Alternate Title: Why Green Really Should Be Called Beige
So once a week I put my vodka and soda down (within reach of course) and set out to create some sort of educational blog posting that will be one part Sesame Street (minus the big yellow bird and the ambiguously gay duo), one part Mad Money, and a little dash of the Playboy Channel (I know you’re not watching it for the stories).
Warning: I’m probably going to piss off a few of you with today’s post.
Anyway, (sips vodka & soda…. crap, dropped my lime)…. if you haven’t figured out, I’m a pretty vocal sort on Twitter. I participate in way more Twitter chats than most humans should ever participate and can be a bit catty if I haven’t had my second Diet Coke. Usually the premise behind all of these chats is to Twat/Tweet/Chitter with fellow designers and industry peeps and banter about a topic that quite frequently was pulled out a hat. Even more frequently, someone asks the question “What are you doing/incorporating to be an eco-conscious designer?”. Let me be frank, if I hear “I reuse furniture” I’m going to stab myself in the eye with a moderately sharp object (which isn’t easy considering that keeping sharp objects in the house is a violation of my parole). This answer is attune to saying “I recycle….sometimes”.
Ok, sure. The whole idea of incorporating eco-sensibilities has been violated by the likes of many an advertising agency and PR guru by calling it a movement and plastering “Eco-Friendly!” in Comic Sans (odd font reference, sorry) all over any product that even remotely appears green. And sure, there are a sh**load of vendors out there promoting green products that are about as earth friendly as Weinerschnitzel is German. Let me tell you that after working on two LEED projects and spending more time researching the flush rates of low-flow toilets then most people spend on college dissertations, I get it. Really, I totally understand this whole ambivalence to jumping on the Green bandwagon let alone actually understanding its premise. It’s time consuming, it’s troublesome and it takes nerves of steel to make it through the battlefields of green design.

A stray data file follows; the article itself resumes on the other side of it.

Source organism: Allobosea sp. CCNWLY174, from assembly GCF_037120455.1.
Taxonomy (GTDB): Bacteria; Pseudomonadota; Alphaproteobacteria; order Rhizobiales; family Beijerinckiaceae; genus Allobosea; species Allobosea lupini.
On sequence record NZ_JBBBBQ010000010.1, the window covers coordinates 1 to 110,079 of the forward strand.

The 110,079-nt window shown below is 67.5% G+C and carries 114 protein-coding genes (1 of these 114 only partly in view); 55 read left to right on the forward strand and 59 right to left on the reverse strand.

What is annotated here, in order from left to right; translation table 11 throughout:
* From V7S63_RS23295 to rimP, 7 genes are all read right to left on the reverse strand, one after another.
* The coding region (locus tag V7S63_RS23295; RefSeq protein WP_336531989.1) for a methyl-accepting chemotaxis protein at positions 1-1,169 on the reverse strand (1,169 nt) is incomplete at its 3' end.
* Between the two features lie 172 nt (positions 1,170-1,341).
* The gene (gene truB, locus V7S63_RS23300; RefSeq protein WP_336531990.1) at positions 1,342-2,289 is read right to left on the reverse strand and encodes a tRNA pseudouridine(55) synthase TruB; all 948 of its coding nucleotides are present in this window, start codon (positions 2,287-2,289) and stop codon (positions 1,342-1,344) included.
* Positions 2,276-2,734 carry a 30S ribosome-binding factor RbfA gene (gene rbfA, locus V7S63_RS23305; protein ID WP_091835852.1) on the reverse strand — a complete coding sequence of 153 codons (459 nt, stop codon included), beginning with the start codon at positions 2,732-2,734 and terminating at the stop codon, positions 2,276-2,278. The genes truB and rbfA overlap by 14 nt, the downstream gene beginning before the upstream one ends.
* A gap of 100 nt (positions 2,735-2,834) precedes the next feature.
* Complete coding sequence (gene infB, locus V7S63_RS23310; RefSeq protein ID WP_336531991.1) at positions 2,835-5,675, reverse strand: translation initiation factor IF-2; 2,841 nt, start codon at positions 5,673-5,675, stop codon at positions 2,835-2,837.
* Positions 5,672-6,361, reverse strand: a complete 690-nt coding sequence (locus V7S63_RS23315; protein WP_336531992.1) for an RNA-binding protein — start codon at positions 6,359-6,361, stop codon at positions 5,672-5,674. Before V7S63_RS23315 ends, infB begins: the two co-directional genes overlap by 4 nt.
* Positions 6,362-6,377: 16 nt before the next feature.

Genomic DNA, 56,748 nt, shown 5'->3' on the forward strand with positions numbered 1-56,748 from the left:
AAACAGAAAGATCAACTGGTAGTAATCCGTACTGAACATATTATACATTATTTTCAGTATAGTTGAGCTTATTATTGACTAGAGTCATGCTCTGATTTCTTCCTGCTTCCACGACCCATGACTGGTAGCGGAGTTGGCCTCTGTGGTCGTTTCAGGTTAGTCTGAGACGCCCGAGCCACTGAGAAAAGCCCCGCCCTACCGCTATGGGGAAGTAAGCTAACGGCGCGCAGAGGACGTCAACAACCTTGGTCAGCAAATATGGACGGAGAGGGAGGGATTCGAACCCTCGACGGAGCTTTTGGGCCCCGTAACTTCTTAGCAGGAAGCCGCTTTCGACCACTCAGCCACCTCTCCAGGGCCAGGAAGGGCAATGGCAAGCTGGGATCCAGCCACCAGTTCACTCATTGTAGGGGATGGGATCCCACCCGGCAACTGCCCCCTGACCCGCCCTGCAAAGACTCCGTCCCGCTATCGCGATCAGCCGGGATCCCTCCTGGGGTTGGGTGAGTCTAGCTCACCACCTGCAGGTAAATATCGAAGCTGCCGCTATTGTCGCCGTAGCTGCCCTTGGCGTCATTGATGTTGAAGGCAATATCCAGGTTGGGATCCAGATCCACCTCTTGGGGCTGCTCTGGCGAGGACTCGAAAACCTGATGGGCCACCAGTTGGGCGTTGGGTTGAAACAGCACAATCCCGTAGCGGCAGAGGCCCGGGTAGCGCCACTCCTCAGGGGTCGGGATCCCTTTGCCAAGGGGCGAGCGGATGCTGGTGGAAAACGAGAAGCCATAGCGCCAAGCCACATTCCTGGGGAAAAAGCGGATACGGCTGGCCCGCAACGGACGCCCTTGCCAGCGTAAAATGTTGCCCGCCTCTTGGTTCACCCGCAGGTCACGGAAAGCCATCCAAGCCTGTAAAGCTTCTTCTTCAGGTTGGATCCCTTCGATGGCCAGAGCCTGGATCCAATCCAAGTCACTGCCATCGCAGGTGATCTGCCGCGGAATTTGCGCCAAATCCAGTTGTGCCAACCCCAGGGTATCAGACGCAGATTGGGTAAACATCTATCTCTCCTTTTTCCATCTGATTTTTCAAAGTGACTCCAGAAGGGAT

But here’s the problem. There are way too many in our industry that view sustainable design as an option, like choosing between an English muffin or sourdough toast at breakfast (I’d like free-range, salt free butter please). The result is that we get plagued with objections like “My client didn’t ask for it”, “It’s too expensive” or my personal favorite, “I’m no damn hippie”. It is objections like these that caused the forehead sized dent in the wall of my office and to have had to purchase my third Magic Keyboard (Magic Mice just aren’t as much fun to throw).
So enough of the rant and on to the solution. It’s an easy enough solution really. Are you ready? I mean seriously, this is some crazy crap that you’re going to think I need to be institutionalized for. Ok… here it is…..
Stop selling Green as Green.
Simple right? It comes down to designing with standards that incorporate sustainable features and treating them as nothing but a part of the typical design. That’s it guys. Seriously. What I’m saying is to design your projects with eight watt LED downlights instead of designing around 60 watt incandescent and giving your clients the option for LEDs after-the-fact. Or by telling your contractor to use recycled cotton denim insulation instead of just “whatever”. Heaven forbid you give your electrical guy an actual spec for the actual dimmer switch instead of just “Decora style, white”.
By the way, did you know that dimming isn’t just for ambiance? That by dimming your lighting by an indiscernible 10% you are not only adding 10% to the life of the lamp but also reducing its power usage by 10%? This doesn’t mean that much to those with incandescents since they tend to last 750, maybe 1,000 hours to which 10% means only 7.5 to 10 additional hours. But to LED users with say a 25,000 to 50,000 hour life span we’re talking an extra 2,500 to 5,000 hours of light (not to mention, if using 8 watt fixtures you’d be saving 22 to 44 kilowatts (yes kids that’s 22,000 to 44,000 watts) of power over the life of the lamp. That’s like money in your pocket. AND, guess what? There are actually dimmers on the market that will automatically make this reduction without you even knowing. Mind blowing isn’t it?
Sorry about that… I get off on tangents.
So this post today was not meant to be scolding or beat up on you guys out there. I just want you all to treat sustainable design as if it were no big deal, as if it were part of the daily grind. Like it was ordering your daily triple roast, non-fat, caramel macchiatto with a single, no make that double shot of espresso. It doesn’t need a pedestal (heck, it doesn’t even need mowing) and believe me, Mother Earth will appreciate your hard work.
K, I need a refill now.